The usual business of this column -- issuing edicts to a world too naughty to obey -- is today suspended so that I can celebrate the Pulitzer Prize awarded, at long last, to columnist Murray Kempton, the class of our class.
In 1957 Kempton, a craftsman, watched another, Edward Bennett Williams, the lawyer, defend Jimmy Hoffa, and Kempton wrote: "To watch Williams and then to watch a Department of Justice lawyer contending with him is to understand the essential superiority of free enterprise to government ownership." The superiority of Kempton to the rest of us is a pleasure to proclaim. The man who wrote, "It is hard for a man who has enjoyed both the taste of our beer and the flavor of our politics to say which of these national glories has gone flatter in his lifetime," has given contemporary journalism some of its tang.
Thomas Jefferson said all men are created equal, but Jefferson never read Kempton, an unequaled producer of pearls like this (Dec. 4, 1962): "One reason why the garment unions have so sedulously promoted the slogan that man cannot live by bread alone may be that they would prefer not to limit judgment of their worth to their success at providing bread alone."
When in 1958 I came out of the Illinois wilderness to reconnoiter the East, I, wary of exotic metropolitan things, gingerly opened a New York Post and discovered Kempton. In the 1950s he was writing sentences like this one about an Eisenhower campaign trip (Oct. 30, 1956):
"In Miami, he had walked carefully by the harsher realities, speaking some 20 feet from an airport drinking fountain labeled 'Colored' and saying that the condition it represented was more amenable to solution by the hearts of men than by laws, and complimenting Florida as 'typical today of what is best in America,' a verdict which might seem to some contingent on finding out what happened to the Negro snatched from the Wildwood jail Sunday."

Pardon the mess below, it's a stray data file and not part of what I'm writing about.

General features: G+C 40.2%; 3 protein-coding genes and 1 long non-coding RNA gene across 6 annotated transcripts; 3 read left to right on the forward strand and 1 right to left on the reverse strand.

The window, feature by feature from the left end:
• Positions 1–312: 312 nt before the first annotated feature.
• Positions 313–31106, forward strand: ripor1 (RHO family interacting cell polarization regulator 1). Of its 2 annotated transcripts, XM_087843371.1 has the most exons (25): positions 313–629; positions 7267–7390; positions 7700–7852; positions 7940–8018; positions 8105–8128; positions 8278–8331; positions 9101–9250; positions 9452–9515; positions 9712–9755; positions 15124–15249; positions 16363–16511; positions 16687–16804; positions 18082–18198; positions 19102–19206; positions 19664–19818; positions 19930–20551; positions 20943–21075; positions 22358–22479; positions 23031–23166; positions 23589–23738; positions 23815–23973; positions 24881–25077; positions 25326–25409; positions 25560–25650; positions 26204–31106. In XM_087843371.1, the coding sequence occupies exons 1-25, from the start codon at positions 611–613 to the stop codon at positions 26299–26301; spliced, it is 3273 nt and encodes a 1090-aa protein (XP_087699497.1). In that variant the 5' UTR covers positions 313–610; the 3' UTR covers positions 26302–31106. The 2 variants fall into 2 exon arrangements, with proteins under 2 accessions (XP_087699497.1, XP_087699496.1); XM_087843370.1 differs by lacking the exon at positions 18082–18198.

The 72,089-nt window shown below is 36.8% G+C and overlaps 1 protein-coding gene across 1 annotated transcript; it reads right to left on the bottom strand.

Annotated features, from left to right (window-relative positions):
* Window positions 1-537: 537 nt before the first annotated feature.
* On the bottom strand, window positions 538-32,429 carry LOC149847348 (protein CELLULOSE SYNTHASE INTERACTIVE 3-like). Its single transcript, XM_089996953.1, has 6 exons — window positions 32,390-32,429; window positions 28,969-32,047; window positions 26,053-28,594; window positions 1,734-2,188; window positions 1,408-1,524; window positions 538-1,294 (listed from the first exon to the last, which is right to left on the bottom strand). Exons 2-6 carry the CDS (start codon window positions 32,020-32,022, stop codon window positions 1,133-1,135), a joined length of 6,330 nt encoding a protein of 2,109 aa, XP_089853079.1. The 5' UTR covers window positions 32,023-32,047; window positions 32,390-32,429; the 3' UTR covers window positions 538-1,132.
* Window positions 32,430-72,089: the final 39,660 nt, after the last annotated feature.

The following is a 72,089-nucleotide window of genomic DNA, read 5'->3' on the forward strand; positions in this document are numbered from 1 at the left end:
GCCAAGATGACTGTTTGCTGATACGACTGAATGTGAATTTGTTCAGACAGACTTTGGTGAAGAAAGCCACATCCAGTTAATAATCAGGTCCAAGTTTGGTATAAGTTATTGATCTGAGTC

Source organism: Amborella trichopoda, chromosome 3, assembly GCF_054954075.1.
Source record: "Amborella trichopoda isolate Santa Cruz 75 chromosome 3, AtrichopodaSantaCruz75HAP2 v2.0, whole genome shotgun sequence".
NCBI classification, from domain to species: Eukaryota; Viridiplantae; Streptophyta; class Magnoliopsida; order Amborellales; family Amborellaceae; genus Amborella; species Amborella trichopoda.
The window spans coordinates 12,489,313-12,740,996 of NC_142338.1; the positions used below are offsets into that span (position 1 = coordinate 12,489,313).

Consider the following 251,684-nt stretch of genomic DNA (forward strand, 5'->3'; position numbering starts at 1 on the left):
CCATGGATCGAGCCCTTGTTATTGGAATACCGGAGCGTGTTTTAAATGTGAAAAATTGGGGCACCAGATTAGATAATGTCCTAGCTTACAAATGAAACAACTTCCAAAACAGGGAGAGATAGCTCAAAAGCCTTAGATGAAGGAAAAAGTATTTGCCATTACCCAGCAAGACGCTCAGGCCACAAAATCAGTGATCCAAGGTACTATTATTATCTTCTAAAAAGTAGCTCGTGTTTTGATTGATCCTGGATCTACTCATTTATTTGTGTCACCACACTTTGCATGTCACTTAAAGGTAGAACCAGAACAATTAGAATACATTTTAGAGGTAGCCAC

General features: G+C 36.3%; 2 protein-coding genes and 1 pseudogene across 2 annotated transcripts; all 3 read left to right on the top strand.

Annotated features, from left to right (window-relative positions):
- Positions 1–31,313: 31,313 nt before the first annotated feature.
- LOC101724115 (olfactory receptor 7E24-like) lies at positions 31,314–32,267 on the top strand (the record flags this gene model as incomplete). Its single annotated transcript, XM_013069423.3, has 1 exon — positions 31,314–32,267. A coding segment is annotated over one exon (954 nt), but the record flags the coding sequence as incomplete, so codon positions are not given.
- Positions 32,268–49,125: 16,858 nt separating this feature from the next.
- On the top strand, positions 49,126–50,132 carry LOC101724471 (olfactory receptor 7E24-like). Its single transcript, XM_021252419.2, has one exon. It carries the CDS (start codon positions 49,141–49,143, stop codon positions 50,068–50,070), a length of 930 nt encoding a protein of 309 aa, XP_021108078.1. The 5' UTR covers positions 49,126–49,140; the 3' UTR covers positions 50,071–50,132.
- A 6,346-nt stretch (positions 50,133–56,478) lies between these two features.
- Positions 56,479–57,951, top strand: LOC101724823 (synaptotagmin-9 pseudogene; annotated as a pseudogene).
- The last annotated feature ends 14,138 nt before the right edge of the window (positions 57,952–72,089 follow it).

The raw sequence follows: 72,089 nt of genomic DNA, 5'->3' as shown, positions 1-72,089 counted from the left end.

A 75-word sentence, sinewy and ironic and demanding, is something newspaper readers rarely see. And they rarely see Kempton. He has been hard to syndicate because he has written so much about New York City affairs, which are an acquired taste. Also, he cannot get the hang of having enthusiasms. After Willie Mays and Adlai Stevenson, the list of persons enjoying Kempton's unalloyed approval ends, and the list of approved causes is even shorter. It has been said that to his dog, every man is Napoleon, hence the popularity of dogs. To Kempton, no cause is as pure as every cause considers itself, hence, perhaps, the difficulty of making Kempton as popular as he deserves to be.
And then there is Kempton's prose style. It is part of the problem, and a national treasure. Many people now flinch from a prose more elaborate than that spoken on television. But the eye is superior to the ear as a recipient of language, in part because a reader can pause, think, reread. Some Kempton sentences, climbing a winding path up a pillar of thought, must be read twice to be properly enjoyed. But why complain about a second sip of vintage claret?
Kempton is a direct descendant of George Mason, author of the Virginia Bill of Rights, a nicer piece of work than that of Kempton's great-great- grandfather, who wrote the Fugitive Slave Act of 1850 and later was Confederate ambassador to Britain. Kempton was born in H. L. Mencken's Baltimore in 1917, the year this republic tumbled into modern history, and he has cast a cold eye on the molten history being made around him.
There may be a better book on the 1930s than Kempton's "Part of Our Time," but I doubt it. In it he wrote of ideological writers on the left: "It seems to me to ave been one of the tragedies of the thirties that so many people substituted an exterior for an interior passion, and nowhere is this process more damaging than to literature." One reason Kempton's columns rise to the rank of literature is that although he knows that news is necessarily about the surface of things, he also wants to tell the stories of persons who are not all surface, and wants to save the republic from those who are.
One reason I became a columnist is that, long before I did, I had in my mind's eye a "role model." That is a phrase sometimes used by people too embarrassed to use the word "hero." I am not embarrassed. I know how good a journeyman pitcher in the mid- 1960s must have felt just knowing that Sandy Koufax was a pitcher and a contemporary. It is deeply satisfying to be able to say I am in a craft adorned by Murray Kempton.